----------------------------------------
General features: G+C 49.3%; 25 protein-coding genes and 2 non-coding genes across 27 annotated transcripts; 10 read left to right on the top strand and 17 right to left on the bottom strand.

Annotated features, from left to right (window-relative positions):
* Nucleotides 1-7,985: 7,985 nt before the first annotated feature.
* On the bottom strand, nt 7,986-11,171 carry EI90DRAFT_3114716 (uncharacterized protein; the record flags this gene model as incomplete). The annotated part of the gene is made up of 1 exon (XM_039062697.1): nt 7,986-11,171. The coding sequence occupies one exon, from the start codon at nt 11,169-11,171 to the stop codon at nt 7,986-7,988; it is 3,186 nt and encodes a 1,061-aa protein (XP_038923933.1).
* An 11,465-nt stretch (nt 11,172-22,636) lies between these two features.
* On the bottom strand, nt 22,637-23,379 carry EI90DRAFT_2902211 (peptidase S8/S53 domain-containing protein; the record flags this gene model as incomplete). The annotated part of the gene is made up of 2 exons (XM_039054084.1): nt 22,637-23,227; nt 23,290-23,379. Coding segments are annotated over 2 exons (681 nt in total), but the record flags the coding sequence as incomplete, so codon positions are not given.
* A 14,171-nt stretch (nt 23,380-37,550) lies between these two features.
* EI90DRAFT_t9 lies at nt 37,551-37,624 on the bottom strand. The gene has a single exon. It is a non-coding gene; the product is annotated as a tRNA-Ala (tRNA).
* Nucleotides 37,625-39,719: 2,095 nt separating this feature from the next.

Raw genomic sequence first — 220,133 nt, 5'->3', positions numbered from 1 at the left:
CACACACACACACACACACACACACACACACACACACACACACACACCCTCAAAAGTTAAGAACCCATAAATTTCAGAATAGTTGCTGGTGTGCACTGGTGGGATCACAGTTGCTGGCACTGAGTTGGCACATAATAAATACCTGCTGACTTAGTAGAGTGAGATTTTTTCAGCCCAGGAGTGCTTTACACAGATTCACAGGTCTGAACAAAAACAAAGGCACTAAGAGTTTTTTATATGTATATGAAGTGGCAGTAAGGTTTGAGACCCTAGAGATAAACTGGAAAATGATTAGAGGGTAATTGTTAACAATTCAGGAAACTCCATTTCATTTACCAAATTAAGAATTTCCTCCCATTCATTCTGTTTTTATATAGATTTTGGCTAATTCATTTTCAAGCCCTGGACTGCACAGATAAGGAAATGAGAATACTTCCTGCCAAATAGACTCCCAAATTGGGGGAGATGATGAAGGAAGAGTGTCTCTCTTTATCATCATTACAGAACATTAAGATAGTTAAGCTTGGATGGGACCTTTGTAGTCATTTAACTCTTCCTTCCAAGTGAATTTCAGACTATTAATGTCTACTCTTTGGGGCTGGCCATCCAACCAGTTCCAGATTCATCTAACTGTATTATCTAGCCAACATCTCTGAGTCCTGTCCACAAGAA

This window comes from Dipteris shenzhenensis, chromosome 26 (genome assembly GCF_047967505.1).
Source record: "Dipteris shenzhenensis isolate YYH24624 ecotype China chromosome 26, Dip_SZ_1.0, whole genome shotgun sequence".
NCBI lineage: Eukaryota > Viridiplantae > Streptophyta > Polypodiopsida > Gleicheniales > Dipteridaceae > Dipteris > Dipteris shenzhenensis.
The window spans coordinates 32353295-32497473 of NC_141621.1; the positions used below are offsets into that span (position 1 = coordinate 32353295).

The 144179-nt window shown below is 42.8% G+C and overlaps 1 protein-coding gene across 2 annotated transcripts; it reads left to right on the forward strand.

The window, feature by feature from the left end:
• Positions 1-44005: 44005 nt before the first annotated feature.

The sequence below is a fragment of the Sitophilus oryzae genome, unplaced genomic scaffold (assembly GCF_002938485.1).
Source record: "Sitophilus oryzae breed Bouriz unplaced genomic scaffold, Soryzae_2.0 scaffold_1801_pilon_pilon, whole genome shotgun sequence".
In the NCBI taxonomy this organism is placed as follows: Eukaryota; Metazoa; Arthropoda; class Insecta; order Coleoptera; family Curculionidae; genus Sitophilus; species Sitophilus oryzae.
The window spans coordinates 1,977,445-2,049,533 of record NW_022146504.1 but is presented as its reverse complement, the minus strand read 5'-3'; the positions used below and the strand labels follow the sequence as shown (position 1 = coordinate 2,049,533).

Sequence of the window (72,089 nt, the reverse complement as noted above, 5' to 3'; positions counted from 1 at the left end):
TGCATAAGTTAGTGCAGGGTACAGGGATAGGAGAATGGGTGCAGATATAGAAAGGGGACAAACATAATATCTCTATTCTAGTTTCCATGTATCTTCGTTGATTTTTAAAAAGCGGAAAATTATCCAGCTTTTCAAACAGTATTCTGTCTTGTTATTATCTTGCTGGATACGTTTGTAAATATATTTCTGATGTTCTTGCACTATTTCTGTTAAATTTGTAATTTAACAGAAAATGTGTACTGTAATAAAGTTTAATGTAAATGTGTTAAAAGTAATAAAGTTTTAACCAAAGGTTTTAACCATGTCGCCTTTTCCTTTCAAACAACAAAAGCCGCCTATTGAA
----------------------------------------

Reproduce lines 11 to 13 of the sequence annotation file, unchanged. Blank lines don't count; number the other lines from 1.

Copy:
CACACACACACACACACACACACACACACACACACACACACACACACCCTCAAAAGTTAAGAACCCATAAATTTCAGAATAGTTGCTGGTGTGCACTGGTGGGATCACAGTTGCTGGCACTGAGTTGGCACATAATAAATACCTGCTGACTTAGTAGAGTGAGATTTTTTCAGCCCAGGAGTGCTTTACACAGATTCACAGGTCTGAACAAAAACAAAGGCACTAAGAGTTTTTTATATGTATATGAAGTGGCAGTAAGGTTTGAGACCCTAGAGATAAACTGGAAAATGATTAGAGGGTAATTGTTAACAATTCAGGAAACTCCATTTCATTTACCAAATTAAGAATTTCCTCCCATTCATTCTGTTTTTATATAGATTTTGGCTAATTCATTTTCAAGCCCTGGACTGCACAGATAAGGAAATGAGAATACTTCCTGCCAAATAGACTCCCAAATTGGGGGAGATGATGAAGGAAGAGTGTCTCTCTTTATCATCATTACAGAACATTAAGATAGTTAAGCTTGGATGGGACCTTTGTAGTCATTTAACTCTTCCTTCCAAGTGAATTTCAGACTATTAATGTCTACTCTTTGGGGCTGGCCATCCAACCAGTTCCAGATTCATCTAACTGTATTATCTAGCCAACATCTCTGAGTCCTGTCCACAAGAA

This window comes from Dipteris shenzhenensis, chromosome 26 (genome assembly GCF_047967505.1).
Source record: "Dipteris shenzhenensis isolate YYH24624 ecotype China chromosome 26, Dip_SZ_1.0, whole genome shotgun sequence".